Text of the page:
I wonder how close you’ve ever come to a sheep? Is it only the lamb chops that you ate yesterday on Australia day? Or have you seen one in a painting or on TV? Maybe you’ve touched one at a petting zoo, or a children’s farm? What kind of picture do you have of sheep? I grew up on a small sheep farm in Queensland. If you’ve been up close and personal with sheep you’ll know their fleece isn’t ‘white as snow’, but more grey from all the dirt, burrs and ticks. They’re often messy, smelly, and not particularly smart! In today’s passage Jesus calls us sheep. It’s not quite the compliment! But it’s a good illustration, because sheep are utterly dependent on their shepherd.
Being an agricultural society, sheep and shepherds were common figures in Jesus’ day. Everyone listening would’ve been familiar with the images that Jesus describes in this chapter. What’s more they would’ve grasped the deeper significance. Moses & David shepherds. The language of sheep and shepherds runs deep in the Old Testament.
Jesus begins, not by describing the sheep or the shepherds, but by warning of another figure. It’s the thief or the bandit. They have to sneak in because the sheep, and the watchmen don’t know them. In ancient Israel, shepherds would bring their flocks into a pen at night. That way you only needed one person to guard them from predators or thieves. If you weren’t the shepherd, the gatekeeper wouldn’t let you in! So the only option you had would be to try and climb over the walls. Even if you managed to do that, I’m not sure what the plan would be next!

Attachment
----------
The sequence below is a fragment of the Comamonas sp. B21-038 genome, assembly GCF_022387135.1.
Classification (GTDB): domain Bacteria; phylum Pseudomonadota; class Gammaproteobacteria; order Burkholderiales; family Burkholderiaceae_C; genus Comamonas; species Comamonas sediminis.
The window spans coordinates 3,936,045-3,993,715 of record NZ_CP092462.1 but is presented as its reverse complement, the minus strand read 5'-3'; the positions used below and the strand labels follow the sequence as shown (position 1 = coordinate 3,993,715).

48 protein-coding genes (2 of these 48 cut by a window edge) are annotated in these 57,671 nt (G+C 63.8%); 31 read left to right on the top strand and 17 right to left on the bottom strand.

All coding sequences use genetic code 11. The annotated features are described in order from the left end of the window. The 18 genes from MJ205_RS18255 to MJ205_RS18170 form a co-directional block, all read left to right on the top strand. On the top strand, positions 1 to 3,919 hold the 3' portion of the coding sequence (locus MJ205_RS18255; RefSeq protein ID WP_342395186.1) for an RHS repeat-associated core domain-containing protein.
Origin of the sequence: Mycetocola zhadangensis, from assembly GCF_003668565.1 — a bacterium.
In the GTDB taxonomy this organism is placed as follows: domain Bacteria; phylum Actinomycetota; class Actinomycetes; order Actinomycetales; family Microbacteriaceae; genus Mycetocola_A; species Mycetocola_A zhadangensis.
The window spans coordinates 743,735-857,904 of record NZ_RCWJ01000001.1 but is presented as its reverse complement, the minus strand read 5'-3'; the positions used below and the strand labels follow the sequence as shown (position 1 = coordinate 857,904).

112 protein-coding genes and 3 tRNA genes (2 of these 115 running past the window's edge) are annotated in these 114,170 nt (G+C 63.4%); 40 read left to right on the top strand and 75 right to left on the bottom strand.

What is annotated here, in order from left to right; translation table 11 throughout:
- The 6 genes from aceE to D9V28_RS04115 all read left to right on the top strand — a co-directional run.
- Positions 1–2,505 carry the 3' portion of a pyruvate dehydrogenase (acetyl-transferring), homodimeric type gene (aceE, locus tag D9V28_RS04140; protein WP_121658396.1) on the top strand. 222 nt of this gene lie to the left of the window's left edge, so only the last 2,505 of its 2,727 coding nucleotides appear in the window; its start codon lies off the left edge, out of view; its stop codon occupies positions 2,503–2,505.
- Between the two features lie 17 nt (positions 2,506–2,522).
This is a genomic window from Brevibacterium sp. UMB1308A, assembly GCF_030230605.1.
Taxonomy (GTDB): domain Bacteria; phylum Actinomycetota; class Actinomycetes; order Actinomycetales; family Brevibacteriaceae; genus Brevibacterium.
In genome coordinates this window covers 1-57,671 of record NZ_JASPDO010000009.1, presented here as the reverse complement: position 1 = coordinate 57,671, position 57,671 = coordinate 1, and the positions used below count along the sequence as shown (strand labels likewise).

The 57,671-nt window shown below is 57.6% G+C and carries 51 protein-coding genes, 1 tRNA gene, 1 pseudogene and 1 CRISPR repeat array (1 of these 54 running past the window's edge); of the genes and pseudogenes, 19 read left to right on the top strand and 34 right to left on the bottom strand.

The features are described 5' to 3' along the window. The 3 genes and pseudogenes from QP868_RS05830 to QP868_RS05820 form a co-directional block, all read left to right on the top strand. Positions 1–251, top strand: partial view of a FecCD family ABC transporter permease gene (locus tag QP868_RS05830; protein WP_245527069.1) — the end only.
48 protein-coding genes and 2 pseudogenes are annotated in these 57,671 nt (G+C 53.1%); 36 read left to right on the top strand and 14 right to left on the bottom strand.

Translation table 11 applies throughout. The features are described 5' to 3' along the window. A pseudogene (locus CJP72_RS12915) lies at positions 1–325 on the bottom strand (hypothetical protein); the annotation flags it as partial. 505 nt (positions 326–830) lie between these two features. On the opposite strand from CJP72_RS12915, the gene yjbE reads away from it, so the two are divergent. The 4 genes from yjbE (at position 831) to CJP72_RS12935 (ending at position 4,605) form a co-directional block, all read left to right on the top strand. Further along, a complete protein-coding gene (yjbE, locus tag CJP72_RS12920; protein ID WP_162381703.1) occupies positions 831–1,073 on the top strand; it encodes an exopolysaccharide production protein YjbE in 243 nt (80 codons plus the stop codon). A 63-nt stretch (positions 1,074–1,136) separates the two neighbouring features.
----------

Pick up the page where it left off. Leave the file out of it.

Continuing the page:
The contrast is with the shepherd. The gatekeeper knows him and opens the gate for him. And not just the gatekeeper, the sheep know the shepherd too! I said before sheep aren’t the smartest of animals. But they’re smart enough to know their master. Even if someone else dressed in the shepherd’s clothes, the sheep wouldn’t come. And the certainly wouldn’t come for a stranger! They only respond to the voice of the shepherd. It’s because they know the shepherd. And he knows them. In verse 3, the shepherd calls them out by name. It’s not that he stands there saying, ‘Come on Sheep,’ or ‘Here sheepy, sheepy.’ No! He knows all their names. So he calls out, ‘Here Fluffy, here Blacky, here Spotty.’ The shepherd knows each sheep individually. And he knows them intimately. So when he calls, they hear, they know and they respond. The sheep only follow their shepherd.